Kenya: Election challenge leaves investors in limbo

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Kenya’s Supreme Court is constitutionally obliged to rule on Raila Odinga’s challenge within 14 days
Kenya’s Supreme Court is constitutionally obliged to rule on Raila Odinga’s challenge within 14 days

Defeated Raila Odinga’s legal challenge to last week’s election result is likely to dampen potential investors’ enthusiasm for investing in East Africa’s largest economy.

The largely peaceful poll had given many confidence that Kenya’s strong growth, with its rising consumer class and high bond yields can be sustained.

“There is a sigh of relief, (the election) is not the nightmare that everyone feared,” said Daniel Broby, chief investment officer of frontier fund manager Silk Invest, who holds Kenyan assets.

Uhuru Kenyatta won 50.3 percent of the more than 12.3 million votes cast, so avoiding the need for a second round.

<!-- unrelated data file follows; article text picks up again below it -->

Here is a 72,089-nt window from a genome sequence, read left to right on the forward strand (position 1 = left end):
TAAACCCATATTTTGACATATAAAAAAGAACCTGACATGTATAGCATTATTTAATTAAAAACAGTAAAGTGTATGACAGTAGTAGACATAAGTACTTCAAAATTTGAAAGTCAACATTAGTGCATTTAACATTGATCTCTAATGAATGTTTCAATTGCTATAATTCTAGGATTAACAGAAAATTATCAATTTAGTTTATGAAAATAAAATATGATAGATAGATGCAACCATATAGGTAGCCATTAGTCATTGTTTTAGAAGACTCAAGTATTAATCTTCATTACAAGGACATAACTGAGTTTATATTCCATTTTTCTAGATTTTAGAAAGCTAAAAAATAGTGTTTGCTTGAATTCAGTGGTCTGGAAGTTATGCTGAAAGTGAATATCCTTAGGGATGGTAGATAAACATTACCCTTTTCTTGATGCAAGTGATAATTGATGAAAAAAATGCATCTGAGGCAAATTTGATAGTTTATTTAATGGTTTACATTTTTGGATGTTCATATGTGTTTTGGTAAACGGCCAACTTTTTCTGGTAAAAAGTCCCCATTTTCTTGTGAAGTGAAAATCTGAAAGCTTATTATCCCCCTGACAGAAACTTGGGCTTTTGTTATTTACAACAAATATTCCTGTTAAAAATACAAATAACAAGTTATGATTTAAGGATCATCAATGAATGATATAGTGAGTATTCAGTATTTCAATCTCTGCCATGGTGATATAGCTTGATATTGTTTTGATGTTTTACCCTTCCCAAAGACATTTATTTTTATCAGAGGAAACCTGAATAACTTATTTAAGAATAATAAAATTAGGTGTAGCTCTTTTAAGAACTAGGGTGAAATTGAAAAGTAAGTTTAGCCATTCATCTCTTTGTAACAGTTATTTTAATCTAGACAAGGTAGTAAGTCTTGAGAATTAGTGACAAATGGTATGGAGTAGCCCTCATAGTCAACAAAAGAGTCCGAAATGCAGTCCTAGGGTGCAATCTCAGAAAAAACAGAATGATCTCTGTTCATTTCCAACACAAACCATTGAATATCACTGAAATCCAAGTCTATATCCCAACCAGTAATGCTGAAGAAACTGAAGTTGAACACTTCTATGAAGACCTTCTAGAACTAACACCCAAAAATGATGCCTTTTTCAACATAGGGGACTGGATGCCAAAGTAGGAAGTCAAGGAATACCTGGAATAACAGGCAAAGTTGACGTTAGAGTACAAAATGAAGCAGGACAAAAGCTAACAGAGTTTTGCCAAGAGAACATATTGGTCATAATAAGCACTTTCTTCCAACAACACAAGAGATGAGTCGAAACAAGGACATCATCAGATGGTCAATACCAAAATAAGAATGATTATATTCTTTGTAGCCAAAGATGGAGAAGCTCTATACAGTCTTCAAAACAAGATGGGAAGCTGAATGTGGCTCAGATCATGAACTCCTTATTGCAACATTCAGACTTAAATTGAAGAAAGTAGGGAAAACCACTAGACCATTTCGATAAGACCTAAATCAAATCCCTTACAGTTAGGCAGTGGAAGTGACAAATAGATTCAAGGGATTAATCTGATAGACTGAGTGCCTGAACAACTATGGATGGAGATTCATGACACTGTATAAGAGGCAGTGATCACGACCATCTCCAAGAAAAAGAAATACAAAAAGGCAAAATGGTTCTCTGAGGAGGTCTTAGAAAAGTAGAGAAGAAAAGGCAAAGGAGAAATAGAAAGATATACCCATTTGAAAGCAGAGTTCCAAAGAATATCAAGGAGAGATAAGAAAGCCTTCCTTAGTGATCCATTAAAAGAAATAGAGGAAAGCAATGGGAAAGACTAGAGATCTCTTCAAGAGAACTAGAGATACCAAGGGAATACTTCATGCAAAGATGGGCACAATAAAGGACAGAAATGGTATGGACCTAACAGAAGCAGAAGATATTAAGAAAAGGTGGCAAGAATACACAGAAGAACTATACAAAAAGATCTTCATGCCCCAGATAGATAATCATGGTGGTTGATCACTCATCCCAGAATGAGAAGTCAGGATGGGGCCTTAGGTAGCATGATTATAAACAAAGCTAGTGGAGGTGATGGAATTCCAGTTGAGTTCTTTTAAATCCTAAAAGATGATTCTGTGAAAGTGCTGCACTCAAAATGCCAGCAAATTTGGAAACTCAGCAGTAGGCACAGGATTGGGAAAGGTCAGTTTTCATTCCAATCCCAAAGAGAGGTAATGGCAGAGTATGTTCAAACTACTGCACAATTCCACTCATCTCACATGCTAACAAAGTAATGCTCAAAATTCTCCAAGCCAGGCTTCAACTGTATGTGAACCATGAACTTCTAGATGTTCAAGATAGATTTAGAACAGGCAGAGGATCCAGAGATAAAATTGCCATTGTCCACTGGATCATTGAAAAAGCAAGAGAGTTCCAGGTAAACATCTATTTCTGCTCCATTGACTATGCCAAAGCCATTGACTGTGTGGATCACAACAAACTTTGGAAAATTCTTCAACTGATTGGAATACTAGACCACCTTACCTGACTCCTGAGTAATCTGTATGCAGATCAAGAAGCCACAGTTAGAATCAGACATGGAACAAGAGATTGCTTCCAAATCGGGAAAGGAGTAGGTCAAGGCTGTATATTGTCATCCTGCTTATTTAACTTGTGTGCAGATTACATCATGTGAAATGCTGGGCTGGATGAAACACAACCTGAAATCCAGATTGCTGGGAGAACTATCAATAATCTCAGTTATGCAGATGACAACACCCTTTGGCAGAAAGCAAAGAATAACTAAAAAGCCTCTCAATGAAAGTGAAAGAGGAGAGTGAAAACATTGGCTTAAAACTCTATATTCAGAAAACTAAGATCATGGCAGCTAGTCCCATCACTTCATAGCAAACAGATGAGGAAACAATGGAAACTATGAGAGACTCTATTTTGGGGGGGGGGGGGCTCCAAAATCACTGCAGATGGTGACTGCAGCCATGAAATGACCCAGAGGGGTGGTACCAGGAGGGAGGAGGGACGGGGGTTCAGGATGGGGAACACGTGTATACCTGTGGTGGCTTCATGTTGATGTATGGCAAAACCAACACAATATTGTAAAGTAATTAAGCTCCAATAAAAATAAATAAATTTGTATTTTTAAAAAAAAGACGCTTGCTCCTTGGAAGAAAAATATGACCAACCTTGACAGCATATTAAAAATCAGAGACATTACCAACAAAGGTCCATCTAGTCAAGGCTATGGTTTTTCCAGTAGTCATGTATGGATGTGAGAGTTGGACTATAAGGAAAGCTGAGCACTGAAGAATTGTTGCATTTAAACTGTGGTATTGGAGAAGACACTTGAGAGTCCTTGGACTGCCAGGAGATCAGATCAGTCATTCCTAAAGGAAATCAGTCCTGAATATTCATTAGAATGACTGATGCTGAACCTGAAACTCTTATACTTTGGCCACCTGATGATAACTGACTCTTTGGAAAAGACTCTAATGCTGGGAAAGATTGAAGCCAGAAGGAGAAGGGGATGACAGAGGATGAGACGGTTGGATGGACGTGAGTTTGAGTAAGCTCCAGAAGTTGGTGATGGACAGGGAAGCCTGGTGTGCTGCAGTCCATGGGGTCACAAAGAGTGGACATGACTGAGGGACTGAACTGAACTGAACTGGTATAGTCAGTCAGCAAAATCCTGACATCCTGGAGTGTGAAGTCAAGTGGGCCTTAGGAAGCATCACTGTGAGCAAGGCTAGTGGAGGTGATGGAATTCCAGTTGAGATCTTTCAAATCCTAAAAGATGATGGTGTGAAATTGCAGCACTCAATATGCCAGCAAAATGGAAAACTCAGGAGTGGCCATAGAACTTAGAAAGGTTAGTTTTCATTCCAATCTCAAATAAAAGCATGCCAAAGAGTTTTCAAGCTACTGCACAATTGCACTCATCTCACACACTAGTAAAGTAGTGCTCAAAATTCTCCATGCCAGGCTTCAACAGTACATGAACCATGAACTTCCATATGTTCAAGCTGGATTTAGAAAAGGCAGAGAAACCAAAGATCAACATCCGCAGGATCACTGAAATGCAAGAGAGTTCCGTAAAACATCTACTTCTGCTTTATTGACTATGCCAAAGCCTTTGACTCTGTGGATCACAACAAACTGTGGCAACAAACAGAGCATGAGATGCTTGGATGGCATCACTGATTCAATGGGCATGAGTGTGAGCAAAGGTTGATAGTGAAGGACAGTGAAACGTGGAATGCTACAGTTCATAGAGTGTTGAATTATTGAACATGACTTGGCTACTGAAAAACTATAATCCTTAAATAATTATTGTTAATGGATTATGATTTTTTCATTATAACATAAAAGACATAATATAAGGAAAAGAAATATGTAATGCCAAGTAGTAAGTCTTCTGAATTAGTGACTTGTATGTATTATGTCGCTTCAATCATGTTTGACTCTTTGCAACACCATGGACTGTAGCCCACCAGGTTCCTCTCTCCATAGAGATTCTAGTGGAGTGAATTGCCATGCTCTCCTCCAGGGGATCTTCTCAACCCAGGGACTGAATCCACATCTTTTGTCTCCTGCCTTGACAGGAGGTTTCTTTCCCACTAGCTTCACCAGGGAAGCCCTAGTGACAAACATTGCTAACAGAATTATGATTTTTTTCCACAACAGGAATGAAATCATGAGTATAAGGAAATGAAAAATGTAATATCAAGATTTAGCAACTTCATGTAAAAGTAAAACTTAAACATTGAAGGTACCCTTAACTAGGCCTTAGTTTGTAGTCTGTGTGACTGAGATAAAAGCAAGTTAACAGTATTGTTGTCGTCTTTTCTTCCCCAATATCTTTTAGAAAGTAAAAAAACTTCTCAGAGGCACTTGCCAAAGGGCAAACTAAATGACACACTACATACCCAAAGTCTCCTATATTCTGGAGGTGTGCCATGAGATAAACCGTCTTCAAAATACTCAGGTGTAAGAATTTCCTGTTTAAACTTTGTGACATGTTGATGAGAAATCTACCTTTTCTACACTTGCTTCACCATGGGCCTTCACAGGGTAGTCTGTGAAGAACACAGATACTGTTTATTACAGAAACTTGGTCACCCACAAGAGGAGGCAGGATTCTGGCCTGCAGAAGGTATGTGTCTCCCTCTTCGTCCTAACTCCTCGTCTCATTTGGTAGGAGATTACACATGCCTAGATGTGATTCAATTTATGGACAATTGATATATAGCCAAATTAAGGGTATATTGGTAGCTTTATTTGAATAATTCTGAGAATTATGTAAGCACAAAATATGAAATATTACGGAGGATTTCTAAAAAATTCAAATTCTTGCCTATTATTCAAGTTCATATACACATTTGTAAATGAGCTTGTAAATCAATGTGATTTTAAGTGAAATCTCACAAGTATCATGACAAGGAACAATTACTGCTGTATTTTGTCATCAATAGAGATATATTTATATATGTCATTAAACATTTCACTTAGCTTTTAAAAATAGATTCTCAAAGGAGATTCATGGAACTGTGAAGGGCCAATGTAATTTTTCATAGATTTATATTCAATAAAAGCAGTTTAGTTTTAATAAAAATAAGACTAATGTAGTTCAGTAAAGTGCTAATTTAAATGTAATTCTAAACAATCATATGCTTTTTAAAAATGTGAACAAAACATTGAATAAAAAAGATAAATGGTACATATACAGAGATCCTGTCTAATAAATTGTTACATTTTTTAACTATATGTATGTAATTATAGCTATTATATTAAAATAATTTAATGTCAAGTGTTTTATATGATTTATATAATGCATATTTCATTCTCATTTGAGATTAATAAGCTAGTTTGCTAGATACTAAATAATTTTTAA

“It was a pretty close shave, but at the end of the day, it’s nothing to get too worked up about — the fear was that there would not be a majority,” Broby added.

Kenya is one of only two African countries (with Nigeria) in the benchmark MSCI frontier stock market index. Kenya is the second-best performer in the index this year, outpacing most other markets and lagging behind only the United Arab Emirates.

Odinga’s Coalition for Reforms and Democracy plans to seek the nullification of the election result on grounds that Kenyatta’s votes had been increased illegally. The risk is of subsequent violence should Odinga lose the case, which may be heard in the Supreme Court in the next couple of weeks. That stirs memories of December 2007 when President Mwai Kibaki was declared the winner, but Odinga said the vote was rigged.

Riots in early 2008 plunged Kenya into weeks of tribal bloodshed, scaring off investment. Under a power-sharing deal brokered to end the violence, Odinga became prime minister.